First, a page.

In 2018 the San Francisco Board of Supervisors approved the Women’s Recognition Public Art Fund – an ordinance requiring 30% of all public art in the City to represent women – with the goal of 50%. At the time of passing the ordinance, of the 87 statues in San Francisco only three depicted non-fictional women. As part of this effort to expand the presence of influential women through permanent art pieces, the first statue approved for the steps for the San Francisco Main Library will depict poet and civil rights activist Dr. Maya Angelou.
While the “Early Days” statue was removed in 2018, the hole in the ground has left more than just a physical space — it’s left an opening for the true history of the Native American experience in the Bay Area to be shared by those who should have been the only ones to tell their story in the first place: Native Americans.
To draw attention to the true history, mark the 50th year anniversary of the occupation of Alcatraz, and emphasize accurate artistic representation of Native Americans, the San Francisco Arts Commission has developed the American Indian Initiative, which will consist of various art installations, films, festivals and talks over the course of 2019, the first of which occurred in early April in preparation for public events.
Over two days, SFAC notes, “renowned photographer, Hulleah Tsinhnahjinnie (Seminole-Muscogee-Navajo) photograph[ed] approximately 150 Native American community members in curated groupings of 3-5 individuals consisting of Native American leaders, professionals, and youth on top of the empty plinth where the Early Days statue stood for over one hundred years.” (ABC7 News filmed the photoshoot, and you can see more from that day on their site.)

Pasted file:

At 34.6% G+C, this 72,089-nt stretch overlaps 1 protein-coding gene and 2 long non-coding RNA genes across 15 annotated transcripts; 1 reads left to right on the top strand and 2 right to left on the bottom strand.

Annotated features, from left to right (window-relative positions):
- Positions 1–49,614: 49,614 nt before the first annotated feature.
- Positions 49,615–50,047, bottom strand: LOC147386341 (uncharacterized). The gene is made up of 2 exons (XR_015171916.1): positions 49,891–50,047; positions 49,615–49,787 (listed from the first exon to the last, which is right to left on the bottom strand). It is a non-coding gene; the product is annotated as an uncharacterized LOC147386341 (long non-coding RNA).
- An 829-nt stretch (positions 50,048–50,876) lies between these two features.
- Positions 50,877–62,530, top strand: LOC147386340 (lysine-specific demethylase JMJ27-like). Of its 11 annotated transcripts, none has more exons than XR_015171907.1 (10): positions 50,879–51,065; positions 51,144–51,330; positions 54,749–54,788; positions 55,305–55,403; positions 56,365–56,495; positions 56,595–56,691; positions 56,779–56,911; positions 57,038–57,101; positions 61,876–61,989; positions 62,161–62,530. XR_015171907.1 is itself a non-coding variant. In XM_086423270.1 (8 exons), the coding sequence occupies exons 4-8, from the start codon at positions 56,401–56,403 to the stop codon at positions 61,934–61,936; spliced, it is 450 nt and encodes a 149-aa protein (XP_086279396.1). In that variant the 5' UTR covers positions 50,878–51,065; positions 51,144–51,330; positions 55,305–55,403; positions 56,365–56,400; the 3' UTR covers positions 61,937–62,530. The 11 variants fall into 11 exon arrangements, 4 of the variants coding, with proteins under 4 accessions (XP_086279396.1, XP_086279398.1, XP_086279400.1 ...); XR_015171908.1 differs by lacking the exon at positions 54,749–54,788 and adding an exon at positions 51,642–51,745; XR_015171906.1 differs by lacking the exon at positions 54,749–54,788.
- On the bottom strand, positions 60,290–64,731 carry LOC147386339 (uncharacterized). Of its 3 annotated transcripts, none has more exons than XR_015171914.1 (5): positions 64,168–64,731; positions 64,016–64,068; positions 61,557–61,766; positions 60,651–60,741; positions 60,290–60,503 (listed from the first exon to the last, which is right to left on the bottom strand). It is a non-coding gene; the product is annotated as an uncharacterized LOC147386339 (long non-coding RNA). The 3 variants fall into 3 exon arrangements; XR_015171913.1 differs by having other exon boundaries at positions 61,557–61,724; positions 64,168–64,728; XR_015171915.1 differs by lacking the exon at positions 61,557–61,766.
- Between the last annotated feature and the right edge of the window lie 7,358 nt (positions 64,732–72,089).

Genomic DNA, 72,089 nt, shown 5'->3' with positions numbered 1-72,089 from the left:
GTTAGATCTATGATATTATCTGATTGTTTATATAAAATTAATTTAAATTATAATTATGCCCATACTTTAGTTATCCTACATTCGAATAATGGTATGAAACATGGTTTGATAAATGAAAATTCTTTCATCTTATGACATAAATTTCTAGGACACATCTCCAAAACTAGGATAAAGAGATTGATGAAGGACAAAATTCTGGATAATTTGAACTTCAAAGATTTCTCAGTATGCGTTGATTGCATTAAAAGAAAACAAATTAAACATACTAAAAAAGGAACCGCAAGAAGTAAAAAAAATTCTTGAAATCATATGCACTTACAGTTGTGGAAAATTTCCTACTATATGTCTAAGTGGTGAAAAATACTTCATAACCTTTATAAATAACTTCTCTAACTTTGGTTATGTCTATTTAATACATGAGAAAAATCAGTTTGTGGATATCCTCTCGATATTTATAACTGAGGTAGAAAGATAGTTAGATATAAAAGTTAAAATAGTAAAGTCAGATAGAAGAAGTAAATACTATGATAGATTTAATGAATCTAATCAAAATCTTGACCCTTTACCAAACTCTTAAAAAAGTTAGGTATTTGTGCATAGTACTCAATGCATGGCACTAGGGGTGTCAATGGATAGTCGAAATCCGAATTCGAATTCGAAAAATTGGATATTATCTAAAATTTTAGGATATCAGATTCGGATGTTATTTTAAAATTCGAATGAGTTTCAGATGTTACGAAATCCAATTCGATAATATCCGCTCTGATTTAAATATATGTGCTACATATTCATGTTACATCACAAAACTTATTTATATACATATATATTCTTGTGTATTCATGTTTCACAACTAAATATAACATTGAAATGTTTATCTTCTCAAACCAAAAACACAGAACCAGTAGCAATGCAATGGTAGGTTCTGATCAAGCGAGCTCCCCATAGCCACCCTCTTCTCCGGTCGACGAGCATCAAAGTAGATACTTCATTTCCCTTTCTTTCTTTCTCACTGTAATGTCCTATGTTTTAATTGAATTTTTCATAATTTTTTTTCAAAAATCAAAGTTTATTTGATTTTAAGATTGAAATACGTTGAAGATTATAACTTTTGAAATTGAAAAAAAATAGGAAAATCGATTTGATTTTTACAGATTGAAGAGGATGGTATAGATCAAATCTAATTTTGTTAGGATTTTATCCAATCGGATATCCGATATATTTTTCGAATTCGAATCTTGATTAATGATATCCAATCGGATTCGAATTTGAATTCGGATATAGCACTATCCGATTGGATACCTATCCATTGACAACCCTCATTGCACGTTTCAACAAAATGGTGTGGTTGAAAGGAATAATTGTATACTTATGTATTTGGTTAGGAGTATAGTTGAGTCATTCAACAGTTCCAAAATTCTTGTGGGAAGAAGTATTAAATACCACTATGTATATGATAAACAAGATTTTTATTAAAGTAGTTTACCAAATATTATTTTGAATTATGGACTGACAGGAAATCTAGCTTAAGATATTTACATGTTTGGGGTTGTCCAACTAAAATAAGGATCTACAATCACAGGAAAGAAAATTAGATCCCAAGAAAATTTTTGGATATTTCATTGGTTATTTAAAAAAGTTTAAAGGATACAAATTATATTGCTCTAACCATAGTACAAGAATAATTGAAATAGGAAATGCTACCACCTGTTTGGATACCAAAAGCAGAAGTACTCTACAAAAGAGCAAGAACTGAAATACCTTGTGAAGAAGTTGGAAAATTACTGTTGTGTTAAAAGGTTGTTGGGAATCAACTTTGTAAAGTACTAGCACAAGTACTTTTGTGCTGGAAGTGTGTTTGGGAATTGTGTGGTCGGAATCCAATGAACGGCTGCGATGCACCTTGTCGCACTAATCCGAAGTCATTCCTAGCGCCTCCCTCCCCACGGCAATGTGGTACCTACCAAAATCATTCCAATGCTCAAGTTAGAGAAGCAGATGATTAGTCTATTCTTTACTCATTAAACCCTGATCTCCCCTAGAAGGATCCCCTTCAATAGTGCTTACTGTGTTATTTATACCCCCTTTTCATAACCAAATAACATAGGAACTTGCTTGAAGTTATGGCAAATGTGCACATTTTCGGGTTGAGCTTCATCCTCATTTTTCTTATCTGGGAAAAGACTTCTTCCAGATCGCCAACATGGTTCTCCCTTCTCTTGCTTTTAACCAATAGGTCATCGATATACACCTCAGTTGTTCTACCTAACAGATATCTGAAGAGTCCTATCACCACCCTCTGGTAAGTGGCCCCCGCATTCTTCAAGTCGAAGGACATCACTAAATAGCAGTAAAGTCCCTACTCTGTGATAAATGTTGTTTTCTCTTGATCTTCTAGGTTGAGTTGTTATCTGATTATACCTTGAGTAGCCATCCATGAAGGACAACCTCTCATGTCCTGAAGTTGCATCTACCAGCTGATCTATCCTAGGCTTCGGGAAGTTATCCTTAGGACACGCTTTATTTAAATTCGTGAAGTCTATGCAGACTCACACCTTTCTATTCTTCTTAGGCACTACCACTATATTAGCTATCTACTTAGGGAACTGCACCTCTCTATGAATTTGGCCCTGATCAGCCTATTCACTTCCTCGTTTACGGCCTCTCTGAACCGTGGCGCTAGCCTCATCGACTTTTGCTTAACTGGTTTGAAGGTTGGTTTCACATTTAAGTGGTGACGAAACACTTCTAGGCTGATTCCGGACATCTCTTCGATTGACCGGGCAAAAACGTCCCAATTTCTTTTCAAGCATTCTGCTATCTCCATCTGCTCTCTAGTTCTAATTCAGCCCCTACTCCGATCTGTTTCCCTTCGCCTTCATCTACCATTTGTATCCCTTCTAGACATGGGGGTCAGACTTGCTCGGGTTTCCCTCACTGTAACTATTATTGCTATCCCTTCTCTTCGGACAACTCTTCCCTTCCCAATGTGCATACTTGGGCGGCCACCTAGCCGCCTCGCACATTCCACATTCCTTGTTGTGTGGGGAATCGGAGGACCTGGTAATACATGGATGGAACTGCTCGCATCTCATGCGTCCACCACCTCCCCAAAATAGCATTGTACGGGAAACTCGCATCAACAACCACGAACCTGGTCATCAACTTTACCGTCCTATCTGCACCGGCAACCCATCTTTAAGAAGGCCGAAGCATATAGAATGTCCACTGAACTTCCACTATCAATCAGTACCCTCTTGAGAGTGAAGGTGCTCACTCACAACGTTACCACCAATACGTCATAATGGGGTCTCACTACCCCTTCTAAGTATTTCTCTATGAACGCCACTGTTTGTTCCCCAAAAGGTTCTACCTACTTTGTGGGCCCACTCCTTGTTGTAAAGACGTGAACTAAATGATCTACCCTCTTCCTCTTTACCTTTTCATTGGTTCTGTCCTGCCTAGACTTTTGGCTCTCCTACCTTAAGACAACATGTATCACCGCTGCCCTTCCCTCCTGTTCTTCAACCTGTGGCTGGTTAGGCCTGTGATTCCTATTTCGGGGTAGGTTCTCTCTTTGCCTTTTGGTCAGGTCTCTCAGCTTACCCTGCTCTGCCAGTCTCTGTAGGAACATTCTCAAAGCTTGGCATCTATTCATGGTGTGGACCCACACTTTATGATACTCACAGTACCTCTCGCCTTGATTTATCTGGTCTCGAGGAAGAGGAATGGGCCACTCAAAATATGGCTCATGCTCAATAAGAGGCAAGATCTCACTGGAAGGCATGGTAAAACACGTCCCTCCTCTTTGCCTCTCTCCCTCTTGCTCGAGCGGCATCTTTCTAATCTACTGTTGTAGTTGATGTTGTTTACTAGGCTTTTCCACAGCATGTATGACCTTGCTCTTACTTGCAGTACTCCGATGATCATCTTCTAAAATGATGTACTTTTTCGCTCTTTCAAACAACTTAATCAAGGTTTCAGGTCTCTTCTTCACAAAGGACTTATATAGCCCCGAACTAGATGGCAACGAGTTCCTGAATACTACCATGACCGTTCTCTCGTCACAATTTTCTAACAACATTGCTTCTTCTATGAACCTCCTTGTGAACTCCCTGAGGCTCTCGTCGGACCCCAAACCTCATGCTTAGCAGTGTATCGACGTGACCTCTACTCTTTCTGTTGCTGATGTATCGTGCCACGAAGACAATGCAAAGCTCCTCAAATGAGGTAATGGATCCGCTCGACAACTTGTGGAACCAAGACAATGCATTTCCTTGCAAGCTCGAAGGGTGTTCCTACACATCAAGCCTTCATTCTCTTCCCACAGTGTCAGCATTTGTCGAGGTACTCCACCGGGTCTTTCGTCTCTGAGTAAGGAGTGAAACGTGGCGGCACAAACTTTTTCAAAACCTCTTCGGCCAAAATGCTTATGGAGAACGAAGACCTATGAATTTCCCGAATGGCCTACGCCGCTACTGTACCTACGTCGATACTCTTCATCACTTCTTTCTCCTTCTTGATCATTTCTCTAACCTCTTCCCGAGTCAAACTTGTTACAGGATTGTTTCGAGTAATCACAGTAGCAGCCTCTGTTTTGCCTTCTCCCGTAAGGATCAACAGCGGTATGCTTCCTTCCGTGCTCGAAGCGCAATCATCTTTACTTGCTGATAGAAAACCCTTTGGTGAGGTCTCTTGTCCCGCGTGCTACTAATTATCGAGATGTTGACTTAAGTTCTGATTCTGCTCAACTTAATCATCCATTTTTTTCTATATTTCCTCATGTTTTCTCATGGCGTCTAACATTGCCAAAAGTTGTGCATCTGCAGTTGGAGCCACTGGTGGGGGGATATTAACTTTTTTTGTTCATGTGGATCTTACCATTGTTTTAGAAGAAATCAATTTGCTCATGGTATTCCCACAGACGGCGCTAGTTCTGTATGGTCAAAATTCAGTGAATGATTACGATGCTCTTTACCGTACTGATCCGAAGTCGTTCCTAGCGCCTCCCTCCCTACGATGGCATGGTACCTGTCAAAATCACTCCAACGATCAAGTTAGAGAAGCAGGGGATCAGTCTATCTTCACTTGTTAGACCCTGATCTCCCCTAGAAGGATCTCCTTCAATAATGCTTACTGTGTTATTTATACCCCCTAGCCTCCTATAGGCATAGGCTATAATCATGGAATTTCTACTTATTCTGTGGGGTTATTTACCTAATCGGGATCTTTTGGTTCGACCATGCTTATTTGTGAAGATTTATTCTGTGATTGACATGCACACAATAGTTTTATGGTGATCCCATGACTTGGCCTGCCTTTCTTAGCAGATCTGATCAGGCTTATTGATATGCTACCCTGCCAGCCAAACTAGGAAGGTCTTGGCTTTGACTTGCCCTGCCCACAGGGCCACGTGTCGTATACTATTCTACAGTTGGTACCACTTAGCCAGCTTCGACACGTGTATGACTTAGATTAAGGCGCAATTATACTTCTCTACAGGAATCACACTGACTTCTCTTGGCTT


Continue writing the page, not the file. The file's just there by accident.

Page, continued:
Later this year, these images will be projected onto various Civic Center buildings during the Indigenous Peoples’ Day Celebration and at other locations during the seven weeks of artistic activation by Native American artists following Indigenous Peoples’ Day at the Fulton Mall/plinth. We’ll be sure to share more on these events as they draw closer.
This May marks 74 years since the end of the Holocaust, and to remind those of its horrors — and its survivors — Lest We Forget, an installation by German artist Luigi Toscano, will line Civic Center Plaza from April 17 through May 19.
Comprised of 68 portraits of Holocaust survivors, including both local survivors, and those from across the United States, Germany, Israel, Russia and Ukraine; the “portraits are meant to provide voice and visibility to these survivors,” according to the United States Holocaust Memorial Museum. Each portrait stands over seven feet tall, and will line the plaza in such a way that allows for visitors to walk among them.
Presented by the Goethe-Institute San Francisco and the German Consulate in partnership with the San Francisco Recreation and Parks Department and San Francisco Arts Commission, the installation has previously been installed at the Lincoln Memorial in Washington, DC and the UN Headquarters in New York City.
The installation opens April 17 and runs through May 19, which ends with a closing ceremony.
Civic Center Commons is a world class backdrop for insightful and inspiring public art — and this spring brings pieces from acclaimed local and international artists.
Bill Graham Civic Auditorium Exterior Light Art: Conceptual artist Joseph Kosuth’s latest piece is illuminating the western side of the Bill Graham Civic Auditorium (BGCA) on Polk at Hayes. His works involve large-scale neon light installations on the exterior of buildings and employ a broad pallet of languages and typefaces. Kosuth’s new work at BGCA was selected by the San Francisco Arts Commission (SFAC) in 2015, the first public art project to be funded through the auspices of the Public Art Trust with a contribution made by The Emerald Fund. The Lighting and Dedication Ceremony is March 13, 6pm.